Correlation of Scholarly Activity and Departmental Clinical Productivity in a Surgical Subspecialty

Published:November 22, 2022DOI:



      Promotion within academic surgery involves demonstrated excellence in administrative, clinical, and scholarly activities. The present study analyzes the relationship between scholarly and clinical productivity in the field of reconstructive microsurgery.


      This is a retrospective cohort study of microsurgery fellowship directors (MFDs). Data on clinical productivity were obtained from the American Society for Reconstructive Microsurgery and scholarly productivity from Scopus. Outcomes were department annual free flap volume, number of publications, and h-index. Descriptive statistics were calculated, and nonparametric tests were used to compare continuous variables.


      Thirty-nine MFDs were included in this study. All were plastic surgery residency trained and 38% trained under the independent training pathway. Most underwent formal fellowship training in reconstructive microsurgery (89%). The top three microsurgery fellowships trained 37% of all MFDs. Twenty-five percent of MFDs trained at the institution where they ultimately became program director. Twenty percent of MFDs had an additional degree (4 MS, 2 PhD, and 1 MBA). The median number of annual free flaps performed per institution was 175 (interquartile range [IQR] 122). The median h-index was 17 (IQR 13) resulting from 48 (IQR 99) publications. There was a correlation between department annual free flap volume and h-index (r = 0.333, P = 0.038).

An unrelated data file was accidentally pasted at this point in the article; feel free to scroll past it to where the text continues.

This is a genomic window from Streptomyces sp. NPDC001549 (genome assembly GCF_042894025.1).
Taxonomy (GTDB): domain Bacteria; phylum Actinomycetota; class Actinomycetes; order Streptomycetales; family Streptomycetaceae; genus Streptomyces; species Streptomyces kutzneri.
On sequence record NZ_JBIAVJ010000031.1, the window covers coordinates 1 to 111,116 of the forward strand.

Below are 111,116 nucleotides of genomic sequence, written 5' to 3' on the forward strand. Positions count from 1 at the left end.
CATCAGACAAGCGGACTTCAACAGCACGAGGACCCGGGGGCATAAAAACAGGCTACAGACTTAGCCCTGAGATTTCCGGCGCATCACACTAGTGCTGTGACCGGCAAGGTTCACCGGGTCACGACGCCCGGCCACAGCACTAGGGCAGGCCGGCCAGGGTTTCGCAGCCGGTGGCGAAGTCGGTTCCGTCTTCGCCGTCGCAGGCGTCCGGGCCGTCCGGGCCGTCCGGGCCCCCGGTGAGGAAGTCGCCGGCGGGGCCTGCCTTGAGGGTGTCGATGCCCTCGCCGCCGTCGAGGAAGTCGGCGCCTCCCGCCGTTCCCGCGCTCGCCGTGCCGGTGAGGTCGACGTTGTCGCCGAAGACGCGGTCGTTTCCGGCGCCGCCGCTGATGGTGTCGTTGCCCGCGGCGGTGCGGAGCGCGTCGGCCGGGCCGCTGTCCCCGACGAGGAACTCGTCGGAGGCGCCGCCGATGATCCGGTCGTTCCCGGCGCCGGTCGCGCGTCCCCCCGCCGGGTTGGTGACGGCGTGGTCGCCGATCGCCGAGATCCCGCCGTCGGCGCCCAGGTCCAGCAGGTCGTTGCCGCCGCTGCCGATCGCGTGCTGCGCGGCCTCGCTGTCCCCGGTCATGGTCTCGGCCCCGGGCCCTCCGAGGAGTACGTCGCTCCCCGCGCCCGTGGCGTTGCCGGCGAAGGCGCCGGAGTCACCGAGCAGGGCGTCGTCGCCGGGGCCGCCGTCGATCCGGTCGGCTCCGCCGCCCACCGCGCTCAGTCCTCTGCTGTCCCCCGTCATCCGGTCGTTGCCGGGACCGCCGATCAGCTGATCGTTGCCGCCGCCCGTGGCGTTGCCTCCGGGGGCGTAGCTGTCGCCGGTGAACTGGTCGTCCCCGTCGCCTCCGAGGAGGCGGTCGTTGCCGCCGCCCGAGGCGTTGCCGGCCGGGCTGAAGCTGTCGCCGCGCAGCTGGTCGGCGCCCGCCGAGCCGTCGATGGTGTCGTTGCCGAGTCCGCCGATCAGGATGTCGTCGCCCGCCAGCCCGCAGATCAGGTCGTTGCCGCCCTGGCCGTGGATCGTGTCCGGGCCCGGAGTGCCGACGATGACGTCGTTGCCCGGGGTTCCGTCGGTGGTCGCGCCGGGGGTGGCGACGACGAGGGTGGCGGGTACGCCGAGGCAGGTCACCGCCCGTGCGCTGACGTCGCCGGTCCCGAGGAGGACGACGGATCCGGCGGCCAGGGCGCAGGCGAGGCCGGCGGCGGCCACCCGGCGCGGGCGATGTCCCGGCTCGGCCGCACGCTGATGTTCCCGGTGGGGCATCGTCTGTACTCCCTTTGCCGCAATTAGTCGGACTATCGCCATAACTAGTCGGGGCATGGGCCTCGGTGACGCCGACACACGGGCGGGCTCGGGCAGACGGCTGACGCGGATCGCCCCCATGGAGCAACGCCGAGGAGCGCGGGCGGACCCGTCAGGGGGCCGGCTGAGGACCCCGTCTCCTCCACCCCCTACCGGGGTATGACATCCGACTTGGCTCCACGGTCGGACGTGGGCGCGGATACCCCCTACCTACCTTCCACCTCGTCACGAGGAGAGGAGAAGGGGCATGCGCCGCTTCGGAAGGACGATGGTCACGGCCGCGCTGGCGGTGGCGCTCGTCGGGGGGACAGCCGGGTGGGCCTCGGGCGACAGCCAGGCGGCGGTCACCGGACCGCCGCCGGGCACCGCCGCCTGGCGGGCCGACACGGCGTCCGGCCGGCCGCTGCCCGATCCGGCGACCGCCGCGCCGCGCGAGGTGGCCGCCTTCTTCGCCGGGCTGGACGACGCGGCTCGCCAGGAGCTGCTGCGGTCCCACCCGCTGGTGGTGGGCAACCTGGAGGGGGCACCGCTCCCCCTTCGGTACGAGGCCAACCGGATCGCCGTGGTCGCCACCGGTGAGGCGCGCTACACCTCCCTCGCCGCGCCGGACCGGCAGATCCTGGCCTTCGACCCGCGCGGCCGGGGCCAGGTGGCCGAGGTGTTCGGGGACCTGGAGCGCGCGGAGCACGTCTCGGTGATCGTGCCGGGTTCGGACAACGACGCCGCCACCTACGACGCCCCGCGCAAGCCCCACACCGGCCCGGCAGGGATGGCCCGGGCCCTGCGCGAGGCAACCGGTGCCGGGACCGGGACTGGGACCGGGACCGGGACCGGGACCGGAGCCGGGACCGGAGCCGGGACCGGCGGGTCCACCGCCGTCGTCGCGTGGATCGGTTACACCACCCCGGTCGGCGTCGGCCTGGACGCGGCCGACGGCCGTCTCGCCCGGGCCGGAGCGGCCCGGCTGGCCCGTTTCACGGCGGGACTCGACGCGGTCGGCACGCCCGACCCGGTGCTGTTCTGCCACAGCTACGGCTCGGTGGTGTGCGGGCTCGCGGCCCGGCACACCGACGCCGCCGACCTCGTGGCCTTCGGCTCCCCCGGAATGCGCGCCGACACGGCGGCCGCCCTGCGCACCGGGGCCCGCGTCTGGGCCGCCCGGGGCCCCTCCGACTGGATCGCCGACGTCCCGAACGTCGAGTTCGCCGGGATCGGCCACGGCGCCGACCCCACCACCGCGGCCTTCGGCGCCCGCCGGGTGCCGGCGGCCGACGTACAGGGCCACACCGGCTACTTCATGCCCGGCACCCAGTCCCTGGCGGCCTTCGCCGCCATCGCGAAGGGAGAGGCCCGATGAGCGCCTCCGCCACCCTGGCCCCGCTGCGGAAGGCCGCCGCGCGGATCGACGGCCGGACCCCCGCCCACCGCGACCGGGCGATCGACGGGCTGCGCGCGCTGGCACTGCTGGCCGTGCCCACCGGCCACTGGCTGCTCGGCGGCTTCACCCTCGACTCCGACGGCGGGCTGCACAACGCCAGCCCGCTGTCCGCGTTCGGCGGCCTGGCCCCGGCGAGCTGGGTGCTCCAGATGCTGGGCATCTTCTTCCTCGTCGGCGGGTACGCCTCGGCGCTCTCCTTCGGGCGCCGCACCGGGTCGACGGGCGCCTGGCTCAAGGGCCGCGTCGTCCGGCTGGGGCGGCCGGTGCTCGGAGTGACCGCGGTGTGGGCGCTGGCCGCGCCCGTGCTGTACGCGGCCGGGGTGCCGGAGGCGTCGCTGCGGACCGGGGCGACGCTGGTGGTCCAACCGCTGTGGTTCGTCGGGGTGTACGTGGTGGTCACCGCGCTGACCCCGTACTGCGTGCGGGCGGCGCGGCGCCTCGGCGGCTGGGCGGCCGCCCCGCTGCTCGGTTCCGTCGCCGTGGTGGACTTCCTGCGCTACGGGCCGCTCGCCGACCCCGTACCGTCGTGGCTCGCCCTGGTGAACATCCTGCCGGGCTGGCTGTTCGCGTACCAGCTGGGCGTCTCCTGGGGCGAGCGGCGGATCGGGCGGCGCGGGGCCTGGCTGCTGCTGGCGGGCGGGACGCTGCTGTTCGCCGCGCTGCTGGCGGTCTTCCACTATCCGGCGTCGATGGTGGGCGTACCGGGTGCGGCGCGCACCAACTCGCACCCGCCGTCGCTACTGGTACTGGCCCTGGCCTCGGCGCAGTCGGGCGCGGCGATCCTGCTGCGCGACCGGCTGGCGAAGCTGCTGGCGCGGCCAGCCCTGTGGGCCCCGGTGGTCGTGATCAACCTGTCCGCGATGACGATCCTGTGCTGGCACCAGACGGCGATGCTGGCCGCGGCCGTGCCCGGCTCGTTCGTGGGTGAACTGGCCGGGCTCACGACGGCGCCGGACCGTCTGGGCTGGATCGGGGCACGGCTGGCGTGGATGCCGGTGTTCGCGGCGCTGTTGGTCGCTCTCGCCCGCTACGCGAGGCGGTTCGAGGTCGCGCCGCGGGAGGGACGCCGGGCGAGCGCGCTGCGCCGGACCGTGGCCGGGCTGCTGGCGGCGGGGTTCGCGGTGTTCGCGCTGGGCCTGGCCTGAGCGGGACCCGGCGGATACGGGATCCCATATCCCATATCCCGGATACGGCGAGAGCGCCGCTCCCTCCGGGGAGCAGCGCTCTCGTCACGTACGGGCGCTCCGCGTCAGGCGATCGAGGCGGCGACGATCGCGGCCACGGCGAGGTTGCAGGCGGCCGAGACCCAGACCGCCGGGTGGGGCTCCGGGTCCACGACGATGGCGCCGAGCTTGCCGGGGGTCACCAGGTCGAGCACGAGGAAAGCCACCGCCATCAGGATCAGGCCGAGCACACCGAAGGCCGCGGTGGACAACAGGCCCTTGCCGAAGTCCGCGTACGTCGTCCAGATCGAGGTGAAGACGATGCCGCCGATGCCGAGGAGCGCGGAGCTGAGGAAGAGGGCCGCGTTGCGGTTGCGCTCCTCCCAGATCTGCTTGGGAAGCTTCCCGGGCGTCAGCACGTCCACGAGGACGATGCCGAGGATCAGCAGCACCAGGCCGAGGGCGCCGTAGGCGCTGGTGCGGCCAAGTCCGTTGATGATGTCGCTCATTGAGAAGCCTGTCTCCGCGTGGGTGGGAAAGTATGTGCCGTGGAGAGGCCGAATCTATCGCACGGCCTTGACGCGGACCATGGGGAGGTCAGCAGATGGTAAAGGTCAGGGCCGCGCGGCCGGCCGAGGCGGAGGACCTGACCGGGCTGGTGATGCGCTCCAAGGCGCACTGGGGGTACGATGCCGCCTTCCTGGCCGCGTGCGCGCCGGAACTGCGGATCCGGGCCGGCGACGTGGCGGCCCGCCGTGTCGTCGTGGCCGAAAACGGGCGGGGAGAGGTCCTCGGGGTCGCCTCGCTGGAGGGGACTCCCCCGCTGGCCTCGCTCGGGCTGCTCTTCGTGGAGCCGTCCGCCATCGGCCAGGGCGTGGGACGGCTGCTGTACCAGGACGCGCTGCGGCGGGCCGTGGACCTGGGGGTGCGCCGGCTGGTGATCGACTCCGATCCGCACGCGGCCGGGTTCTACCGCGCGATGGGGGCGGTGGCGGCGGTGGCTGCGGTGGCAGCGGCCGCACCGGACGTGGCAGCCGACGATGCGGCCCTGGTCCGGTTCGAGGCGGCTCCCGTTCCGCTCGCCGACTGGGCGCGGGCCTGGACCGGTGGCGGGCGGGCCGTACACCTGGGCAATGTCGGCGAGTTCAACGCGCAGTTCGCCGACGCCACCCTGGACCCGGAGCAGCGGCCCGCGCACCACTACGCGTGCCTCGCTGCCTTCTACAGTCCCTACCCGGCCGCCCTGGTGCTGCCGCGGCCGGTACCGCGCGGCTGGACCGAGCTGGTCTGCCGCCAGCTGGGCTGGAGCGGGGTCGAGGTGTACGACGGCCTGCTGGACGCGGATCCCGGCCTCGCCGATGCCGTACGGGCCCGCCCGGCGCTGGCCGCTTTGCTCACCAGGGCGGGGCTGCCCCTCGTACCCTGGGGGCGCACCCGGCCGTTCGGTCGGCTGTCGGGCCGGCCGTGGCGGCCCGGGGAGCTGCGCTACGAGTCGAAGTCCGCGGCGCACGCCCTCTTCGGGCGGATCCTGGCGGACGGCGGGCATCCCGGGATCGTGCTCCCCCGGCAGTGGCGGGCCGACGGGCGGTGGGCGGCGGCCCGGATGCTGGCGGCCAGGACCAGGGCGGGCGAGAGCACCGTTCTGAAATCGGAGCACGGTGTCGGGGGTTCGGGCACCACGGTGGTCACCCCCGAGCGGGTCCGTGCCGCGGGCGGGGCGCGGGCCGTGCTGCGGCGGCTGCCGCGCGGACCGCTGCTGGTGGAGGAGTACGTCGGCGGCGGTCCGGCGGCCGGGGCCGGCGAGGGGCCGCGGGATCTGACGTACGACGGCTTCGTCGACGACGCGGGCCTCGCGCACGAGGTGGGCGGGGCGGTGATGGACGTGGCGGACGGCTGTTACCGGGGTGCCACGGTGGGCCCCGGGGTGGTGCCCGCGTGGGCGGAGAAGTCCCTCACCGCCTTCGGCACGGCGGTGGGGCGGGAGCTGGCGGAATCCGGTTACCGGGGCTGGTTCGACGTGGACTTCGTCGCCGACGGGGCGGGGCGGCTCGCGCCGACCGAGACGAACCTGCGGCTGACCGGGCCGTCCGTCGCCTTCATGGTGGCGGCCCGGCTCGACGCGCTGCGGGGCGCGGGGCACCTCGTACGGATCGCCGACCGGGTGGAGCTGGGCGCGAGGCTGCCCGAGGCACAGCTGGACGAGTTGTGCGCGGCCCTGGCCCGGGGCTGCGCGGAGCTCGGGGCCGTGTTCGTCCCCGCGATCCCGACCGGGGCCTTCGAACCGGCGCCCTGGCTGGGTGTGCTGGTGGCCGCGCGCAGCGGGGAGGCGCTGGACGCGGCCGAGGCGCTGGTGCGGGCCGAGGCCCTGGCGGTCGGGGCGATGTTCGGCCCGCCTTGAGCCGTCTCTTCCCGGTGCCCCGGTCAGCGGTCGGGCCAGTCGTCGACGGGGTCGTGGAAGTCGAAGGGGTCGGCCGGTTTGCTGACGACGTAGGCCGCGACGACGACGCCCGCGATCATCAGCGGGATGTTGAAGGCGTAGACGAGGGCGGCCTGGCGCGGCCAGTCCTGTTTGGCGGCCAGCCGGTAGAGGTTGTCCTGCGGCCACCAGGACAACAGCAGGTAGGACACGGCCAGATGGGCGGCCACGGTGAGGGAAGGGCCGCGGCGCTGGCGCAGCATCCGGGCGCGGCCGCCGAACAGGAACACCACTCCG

There is a correlation between academic productivity of MFDs and the clinical productivity of their department. This study provides a benchmark for aspiring reconstructive microsurgeons.


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